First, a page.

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    Daily Digest 9/7 – Good News Friday: Turning Sunlight Into Fuel, Teenage Anxiety Myths

    by DailyDigest

    Friday, September 7, 2018, 3:18 PM

This is Good News Friday, where we find some good economic, energy, and environmental news and share it with PP readers. Please send any positive news to [email protected] with subject header "Good News Friday." We will save and post weekly. Enjoy!


How the Smallest State is Defeating America’s Biggest Addiction Crisis (Jen H.)

The $2 million program has already saved lives, state officials say. In the first half of 2016, 26 recently incarcerated people died of drug overdoses in Rhode Island. In the same period last year, only nine did. That’s 61 percent fewer fatalities.

A Good Place: Mr. Carlson’s electronics YouTube makes every problem seem manageable (jdargis)

Carlson’s YouTube page is a dazzling array of videos; it’s difficult to choose one that illustrates just how addictive his lessons on electronics are, but my favorite thus far is his 2017 demonstration of an ancient AM radio transmitter (which, of course, he has restored to full functionality).

Ice, wind and lightning: How Mount Washington’s weather watchers survive (Thomas R.)

Chalk it up to geography. It’s the tallest peak in the Northeast, nestled in the rugged Presidential Range of the White Mountains. (Compatriots include mounts Adams, Jefferson and Eisenhower.) The wind sweeps in from as far away as the Black Hills of South Dakota and, at 6,000 feet, doesn’t hit any barriers until it gets to Mount Washington. And as it turns out, the Presidential Range stands pretty much perpendicular to those prevailing westerly winds. That has a funneling effect on large air masses, focusing their full force on Mount Washington. Three major storm tracks converge there.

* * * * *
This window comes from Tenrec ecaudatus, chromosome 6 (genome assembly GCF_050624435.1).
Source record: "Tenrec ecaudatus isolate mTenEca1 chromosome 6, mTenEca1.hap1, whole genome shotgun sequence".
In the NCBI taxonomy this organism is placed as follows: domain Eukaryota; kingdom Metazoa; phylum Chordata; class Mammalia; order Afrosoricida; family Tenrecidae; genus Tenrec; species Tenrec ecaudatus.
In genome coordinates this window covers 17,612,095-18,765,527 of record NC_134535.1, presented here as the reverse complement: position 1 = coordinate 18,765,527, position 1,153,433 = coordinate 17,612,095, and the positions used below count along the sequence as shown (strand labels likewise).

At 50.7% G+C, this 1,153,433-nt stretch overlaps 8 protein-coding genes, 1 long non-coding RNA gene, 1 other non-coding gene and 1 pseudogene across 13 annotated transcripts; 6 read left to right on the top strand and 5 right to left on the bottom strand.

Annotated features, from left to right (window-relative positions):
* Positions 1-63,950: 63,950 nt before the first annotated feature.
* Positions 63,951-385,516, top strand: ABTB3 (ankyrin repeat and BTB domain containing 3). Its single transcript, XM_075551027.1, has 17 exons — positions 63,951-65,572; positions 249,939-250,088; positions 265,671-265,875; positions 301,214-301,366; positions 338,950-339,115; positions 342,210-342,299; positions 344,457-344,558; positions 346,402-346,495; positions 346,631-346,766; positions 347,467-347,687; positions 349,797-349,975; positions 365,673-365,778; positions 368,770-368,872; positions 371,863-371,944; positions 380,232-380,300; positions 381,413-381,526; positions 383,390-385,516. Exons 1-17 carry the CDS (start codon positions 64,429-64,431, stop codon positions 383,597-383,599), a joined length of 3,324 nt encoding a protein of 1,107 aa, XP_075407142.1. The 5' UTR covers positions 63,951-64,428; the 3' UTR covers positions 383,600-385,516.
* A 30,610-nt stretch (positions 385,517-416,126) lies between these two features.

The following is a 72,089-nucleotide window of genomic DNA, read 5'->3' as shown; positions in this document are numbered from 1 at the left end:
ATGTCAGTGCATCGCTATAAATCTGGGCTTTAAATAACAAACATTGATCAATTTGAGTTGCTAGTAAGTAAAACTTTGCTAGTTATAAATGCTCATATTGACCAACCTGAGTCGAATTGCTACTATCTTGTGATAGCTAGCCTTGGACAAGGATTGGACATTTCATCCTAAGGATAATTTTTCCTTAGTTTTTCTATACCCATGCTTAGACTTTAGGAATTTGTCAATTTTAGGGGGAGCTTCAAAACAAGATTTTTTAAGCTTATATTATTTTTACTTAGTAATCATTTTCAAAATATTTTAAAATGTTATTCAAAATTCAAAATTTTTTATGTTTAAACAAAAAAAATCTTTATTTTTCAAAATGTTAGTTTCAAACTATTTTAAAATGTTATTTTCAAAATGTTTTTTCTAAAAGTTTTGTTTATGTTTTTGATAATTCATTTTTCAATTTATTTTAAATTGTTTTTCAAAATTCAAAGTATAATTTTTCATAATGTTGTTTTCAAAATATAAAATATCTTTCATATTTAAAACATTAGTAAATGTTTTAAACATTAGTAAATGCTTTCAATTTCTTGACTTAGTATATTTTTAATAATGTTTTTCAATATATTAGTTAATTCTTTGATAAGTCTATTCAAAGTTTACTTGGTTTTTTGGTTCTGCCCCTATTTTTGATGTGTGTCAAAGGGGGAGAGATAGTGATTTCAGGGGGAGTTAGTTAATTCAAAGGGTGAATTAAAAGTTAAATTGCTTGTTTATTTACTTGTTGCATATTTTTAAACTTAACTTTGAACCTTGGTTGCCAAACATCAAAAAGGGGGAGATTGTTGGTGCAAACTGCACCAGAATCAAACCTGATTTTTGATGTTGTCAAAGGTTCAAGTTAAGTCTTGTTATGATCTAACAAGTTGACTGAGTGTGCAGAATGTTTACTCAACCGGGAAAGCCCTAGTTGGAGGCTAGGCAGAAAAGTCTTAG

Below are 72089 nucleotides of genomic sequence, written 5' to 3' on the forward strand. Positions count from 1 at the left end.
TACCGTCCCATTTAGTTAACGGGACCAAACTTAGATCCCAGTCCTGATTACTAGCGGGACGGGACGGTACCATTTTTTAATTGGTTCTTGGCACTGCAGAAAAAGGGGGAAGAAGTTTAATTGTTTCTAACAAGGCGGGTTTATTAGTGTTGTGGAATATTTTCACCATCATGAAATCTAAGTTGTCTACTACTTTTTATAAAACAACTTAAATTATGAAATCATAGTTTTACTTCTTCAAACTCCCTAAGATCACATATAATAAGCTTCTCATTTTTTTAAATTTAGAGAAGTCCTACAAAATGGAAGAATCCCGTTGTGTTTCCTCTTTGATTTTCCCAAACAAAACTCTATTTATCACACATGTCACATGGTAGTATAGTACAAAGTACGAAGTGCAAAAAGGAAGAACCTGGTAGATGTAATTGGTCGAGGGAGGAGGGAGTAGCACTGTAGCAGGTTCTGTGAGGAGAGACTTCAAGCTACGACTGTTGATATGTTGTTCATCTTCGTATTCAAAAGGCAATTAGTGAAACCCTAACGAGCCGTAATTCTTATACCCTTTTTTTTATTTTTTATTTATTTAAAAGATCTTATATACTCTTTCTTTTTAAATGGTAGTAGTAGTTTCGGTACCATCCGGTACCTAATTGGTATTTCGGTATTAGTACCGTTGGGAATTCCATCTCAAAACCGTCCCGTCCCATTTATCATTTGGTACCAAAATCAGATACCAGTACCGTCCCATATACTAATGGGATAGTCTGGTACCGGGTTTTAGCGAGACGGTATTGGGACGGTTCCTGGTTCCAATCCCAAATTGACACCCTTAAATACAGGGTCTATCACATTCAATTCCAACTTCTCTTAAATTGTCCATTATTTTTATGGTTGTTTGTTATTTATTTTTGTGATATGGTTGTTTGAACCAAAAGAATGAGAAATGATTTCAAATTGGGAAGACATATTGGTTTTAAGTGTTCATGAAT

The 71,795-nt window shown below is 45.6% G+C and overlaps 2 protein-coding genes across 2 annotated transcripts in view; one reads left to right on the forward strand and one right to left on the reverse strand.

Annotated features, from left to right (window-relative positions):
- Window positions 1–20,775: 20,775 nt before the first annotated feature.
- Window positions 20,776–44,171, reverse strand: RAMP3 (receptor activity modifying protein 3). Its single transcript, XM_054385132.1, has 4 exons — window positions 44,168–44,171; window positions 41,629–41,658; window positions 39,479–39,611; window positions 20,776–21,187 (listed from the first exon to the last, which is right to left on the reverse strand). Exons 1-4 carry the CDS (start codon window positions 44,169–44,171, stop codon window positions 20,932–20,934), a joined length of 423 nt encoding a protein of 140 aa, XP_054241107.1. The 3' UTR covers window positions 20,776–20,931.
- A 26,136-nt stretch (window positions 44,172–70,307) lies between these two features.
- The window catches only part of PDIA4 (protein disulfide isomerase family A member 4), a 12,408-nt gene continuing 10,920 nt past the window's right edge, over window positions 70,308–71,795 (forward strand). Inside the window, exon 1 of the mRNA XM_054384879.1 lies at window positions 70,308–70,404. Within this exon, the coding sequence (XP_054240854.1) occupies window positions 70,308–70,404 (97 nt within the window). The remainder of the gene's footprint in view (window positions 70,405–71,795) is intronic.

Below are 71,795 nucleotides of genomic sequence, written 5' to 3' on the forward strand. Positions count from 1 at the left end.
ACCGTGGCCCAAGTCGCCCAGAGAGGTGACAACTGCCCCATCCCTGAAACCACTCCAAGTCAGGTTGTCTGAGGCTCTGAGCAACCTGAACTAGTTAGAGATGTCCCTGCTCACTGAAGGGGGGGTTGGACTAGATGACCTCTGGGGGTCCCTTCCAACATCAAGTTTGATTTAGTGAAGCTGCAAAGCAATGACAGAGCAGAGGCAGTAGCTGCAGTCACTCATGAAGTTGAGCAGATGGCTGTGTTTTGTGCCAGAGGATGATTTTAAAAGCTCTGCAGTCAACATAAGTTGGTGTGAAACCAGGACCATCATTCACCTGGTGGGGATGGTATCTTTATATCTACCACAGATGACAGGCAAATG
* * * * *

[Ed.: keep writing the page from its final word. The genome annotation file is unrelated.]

The Big Myth About Teenage Anxiety (jdargis)

Some studies report an association between increased time spent on electronic communication and screens and lower levels of psychological well-being. The problem is that they show only correlation. It is entirely possible that teenagers who are more anxious and unhappy to start with are more drawn to smartphones to deflect their negative emotions than their better-adjusted peers.

This Texas Charity Offers Border Crossers a Warm Welcome to the United States (Jen H.)

But while the Trump Administration has gotten tougher, organizations that provide assistance to migrants and refugees have doubled down on their efforts to provide compassionate care, especially in South Texas cities on the frontlines of border crises. Groups like the Refugee and Immigrant Center for Education and Legal Services, or RAICES, have raised millions to help separated families reunite. Activists have rushed to protest and pushback on harsh policies. And facilities like the Respite Center have stepped in to provide a helping hand.

How A Former Football Star Is Building An All-Solar City (jdargis)

The ultimate goal, according to Kitson, is a multigenerational town where everything is in walking distance, bolstered by an electric vehicle autonomous transportation system. That system will be accessed through an app, and the vehicles will shuttle residents anywhere in the community. Residents will also have easy access to free wi-fi everywhere, as well as the ability to roam the 73,000 acres of state conservation land that now border Babcock on three sides. All irrigation will use gray water. Residents will be hooked up to FPL grid the way any other utility customer would be. They will also be billed the same rates as other customers. There are currently 10 solar batteries installed to bank excess power, along with solar panels on many roofs and even solar “trees.”

Scientists Develop a New Way to Turn Sunlight Into Fuel (cbandi)

Katarzyna Sokół, first author and PhD student at St John’s College, said: “Natural photosynthesis is not efficient because it has evolved merely to survive so it makes the bare minimum amount of energy needed – around 1-2 per cent of what it could potentially convert and store.”